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Make your words count

Make your words count

Make your words count

4 April 2022

“Our faith communities must be places of belonging and acceptance” – Erica Jones, South Australia/Northern Territory youth and young adults secretary, and her daughter Tia.

by Erica Jones

Words are powerful. Whether they are written, spoken, or sung, words can bring immense joy, or they can bring harm. Do you remember the saying, sticks and stones will break my bones, but words will never hurt me? This really couldn’t be further from the truth.

Times surely have changed. As a teenager in the 1990s, I remember that words spoken over me only came from a few sources – my family, my peers, and my church family.

My family was incredibly dysfunctional, and the words that family members used towards each other had the most profound impact. I heard words that led to relationship breakdown, words shared through emotions of anger, hurt, and frustration, and words used to manipulate.

At school, I had a close group of friends who used words of inclusion, support, and acceptance. Within my church family, I again heard words of love, acceptance, and connection. It was the words spoken by my friends and my church family that I chose as a teenager to hold closest. There were more positive than negative influences in my life, enough that I was able to believe in the good words, the affirming words.

As a mum of four children, three of whom have navigated the teenage years and one who is about to enter them, I think of how complicated the influence of words now has on today's young people. Words spoken by family, yes; peers, yes; church family (if they are connected to a church family), yes – but now young people face words spoken through countless social media forums, text messages, e-mails, media, online gaming, and so many more.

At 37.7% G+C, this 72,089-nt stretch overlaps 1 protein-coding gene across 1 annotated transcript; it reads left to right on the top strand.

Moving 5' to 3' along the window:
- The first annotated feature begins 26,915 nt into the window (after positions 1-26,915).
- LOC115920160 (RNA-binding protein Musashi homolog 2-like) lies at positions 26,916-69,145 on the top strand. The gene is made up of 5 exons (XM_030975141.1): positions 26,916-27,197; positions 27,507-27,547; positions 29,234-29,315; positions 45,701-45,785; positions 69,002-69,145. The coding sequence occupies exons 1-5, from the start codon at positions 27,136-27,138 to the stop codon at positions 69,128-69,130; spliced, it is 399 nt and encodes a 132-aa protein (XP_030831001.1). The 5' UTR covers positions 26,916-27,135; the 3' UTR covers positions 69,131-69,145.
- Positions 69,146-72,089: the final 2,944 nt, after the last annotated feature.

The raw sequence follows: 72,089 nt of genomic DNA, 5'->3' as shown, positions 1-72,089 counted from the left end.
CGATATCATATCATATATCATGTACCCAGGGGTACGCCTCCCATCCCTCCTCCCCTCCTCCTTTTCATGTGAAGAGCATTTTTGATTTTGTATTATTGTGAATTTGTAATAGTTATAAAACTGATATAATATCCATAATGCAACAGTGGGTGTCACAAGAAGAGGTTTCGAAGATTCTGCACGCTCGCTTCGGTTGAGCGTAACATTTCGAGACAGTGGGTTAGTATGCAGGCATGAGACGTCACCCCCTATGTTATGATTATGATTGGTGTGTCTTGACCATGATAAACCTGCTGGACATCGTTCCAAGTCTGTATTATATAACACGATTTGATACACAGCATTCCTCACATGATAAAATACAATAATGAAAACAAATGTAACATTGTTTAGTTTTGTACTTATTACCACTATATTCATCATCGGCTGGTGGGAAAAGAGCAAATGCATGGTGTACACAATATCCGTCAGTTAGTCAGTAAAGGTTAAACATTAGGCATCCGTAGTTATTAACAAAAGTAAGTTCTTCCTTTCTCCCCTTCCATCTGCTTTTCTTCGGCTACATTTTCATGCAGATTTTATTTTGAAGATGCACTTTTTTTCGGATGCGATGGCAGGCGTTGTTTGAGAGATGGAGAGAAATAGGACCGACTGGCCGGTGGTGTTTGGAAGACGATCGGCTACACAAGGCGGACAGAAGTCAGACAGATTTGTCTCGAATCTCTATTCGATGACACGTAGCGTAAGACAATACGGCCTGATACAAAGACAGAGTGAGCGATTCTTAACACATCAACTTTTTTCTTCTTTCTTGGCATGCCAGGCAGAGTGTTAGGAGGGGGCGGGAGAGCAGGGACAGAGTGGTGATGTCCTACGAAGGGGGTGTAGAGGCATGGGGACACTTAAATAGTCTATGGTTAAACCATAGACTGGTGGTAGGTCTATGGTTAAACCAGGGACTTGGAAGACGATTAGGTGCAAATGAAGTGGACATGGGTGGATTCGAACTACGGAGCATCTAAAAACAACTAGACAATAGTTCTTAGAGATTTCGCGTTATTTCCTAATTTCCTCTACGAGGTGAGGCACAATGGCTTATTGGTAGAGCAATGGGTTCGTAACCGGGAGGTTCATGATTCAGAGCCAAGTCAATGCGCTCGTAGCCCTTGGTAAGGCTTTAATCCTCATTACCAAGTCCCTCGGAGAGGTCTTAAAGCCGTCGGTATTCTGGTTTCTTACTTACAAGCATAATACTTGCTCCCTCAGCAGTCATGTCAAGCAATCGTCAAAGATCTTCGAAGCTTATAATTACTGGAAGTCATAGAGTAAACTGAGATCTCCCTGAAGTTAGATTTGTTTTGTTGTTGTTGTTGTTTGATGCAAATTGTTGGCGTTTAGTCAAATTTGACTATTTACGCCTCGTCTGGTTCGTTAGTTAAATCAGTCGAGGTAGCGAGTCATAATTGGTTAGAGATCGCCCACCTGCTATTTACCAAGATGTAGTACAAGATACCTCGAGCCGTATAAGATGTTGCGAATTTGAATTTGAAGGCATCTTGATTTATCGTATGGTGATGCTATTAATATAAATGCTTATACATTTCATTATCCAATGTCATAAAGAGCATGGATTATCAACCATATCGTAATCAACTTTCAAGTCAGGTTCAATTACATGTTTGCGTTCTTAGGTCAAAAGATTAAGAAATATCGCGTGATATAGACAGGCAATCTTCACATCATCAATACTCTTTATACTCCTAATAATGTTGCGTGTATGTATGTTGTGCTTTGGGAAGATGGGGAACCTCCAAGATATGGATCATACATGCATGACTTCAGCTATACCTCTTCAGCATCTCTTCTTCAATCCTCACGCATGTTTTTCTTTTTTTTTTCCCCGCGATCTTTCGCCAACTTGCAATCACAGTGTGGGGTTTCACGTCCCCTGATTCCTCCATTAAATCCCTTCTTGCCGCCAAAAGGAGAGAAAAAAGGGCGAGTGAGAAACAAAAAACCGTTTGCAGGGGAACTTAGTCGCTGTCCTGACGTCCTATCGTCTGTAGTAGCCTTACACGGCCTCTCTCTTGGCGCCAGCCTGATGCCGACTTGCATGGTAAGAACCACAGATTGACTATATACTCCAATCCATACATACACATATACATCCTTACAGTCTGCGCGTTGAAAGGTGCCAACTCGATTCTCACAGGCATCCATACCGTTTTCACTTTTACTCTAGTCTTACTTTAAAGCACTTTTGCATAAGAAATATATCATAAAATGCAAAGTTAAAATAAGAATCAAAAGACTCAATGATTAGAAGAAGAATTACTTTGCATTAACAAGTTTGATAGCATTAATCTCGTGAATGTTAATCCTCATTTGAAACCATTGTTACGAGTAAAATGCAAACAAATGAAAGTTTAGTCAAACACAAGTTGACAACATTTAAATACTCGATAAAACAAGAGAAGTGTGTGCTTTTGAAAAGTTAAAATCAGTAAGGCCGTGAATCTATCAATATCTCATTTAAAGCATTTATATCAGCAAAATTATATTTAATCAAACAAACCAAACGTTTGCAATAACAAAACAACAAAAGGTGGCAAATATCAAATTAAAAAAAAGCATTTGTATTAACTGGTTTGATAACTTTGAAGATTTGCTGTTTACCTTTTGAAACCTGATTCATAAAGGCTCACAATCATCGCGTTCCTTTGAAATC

There are so many access points to our young people, and so many powerful words thrust upon them. Words of powerful influence contained in media, words that say, “you are not pretty enough, popular enough, strong enough, famous enough, rich enough to make it.” Words soliciting online behaviours that are unsafe, dangerous, and yet hold the lure of acceptance, inclusion and belonging should you comply. Words are used like labels that categorise and tell our young people who they are and where they belong. Identities of young people are often formed by the words of adult expectations, online personas, rumour, and innuendo before a young person has even had the chance to discover who they are for themselves.

With so many direct points of connection influencing today’s young people, how are we as adults, as people of faith, meant to counteract all that comes barrelling towards our young people? It would not surprise many that the church is struggling to connect with youth people and young adults. We are not necessarily a powerful voice among a few influences, but rather a small voice among the many.

It is for this reason that we must be prepared. Our faith communities must be places of belonging and acceptance. Our words must speak of the love, wellbeing, forgiveness and care that we know comes from Jesus.

Every possible interaction we have with young people must be that of acceptance, belonging and love. It is not enough to just wait for young people to seek out a church, it is time for us to proactively speak of the authentic interaction of Jesus and for the support and Good News we know to be true, to be loud, profound and impactful, for the right reasons.

Our story is one of love. What is one thing you can do to help a young person know that they are enough, they are worthy, that their identity in Christ can be enough to drown out all the words that exist to bring harm? Share God’s love, show God’s love.  

“But Jesus looked at them and said, ‘With man this is impossible, but with God all things are possible’.” (Matthew chapter 19, verse 26)

Erica Jones is the Youth and Young Adults Secretary for the South Australia/Northern Territory Division

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